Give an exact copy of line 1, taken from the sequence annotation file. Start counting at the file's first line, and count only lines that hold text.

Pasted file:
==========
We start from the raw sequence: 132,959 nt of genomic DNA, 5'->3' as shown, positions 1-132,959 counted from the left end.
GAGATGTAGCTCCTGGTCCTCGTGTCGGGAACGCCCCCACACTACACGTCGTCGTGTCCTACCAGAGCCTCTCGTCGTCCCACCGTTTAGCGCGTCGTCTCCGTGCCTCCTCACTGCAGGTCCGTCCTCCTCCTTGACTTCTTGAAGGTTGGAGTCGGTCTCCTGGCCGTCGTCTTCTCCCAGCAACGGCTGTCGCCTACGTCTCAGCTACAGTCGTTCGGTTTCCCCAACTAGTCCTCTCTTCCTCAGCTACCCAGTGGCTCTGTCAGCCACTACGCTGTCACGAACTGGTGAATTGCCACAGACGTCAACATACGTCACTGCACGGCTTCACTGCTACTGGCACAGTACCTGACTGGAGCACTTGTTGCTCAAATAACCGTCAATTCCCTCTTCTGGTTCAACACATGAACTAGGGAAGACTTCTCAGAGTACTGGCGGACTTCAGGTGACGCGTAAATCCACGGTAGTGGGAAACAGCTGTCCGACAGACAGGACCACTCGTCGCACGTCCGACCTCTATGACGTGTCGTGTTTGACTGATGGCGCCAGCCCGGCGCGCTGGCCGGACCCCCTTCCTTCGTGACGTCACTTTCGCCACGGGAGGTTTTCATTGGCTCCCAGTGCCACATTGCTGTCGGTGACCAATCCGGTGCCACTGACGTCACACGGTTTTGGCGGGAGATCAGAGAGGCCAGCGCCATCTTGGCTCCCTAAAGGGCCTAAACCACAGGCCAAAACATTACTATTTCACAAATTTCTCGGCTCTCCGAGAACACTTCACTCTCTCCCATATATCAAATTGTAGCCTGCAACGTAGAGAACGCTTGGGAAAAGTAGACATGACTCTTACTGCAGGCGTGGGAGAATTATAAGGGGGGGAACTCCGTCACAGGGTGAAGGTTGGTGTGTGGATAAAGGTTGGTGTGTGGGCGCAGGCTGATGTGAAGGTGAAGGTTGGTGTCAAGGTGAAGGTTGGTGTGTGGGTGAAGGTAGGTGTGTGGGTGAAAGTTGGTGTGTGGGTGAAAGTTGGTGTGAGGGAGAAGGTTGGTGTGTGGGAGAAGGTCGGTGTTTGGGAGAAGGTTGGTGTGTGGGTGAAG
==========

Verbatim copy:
We start from the raw sequence: 132,959 nt of genomic DNA, 5'->3' as shown, positions 1-132,959 counted from the left end.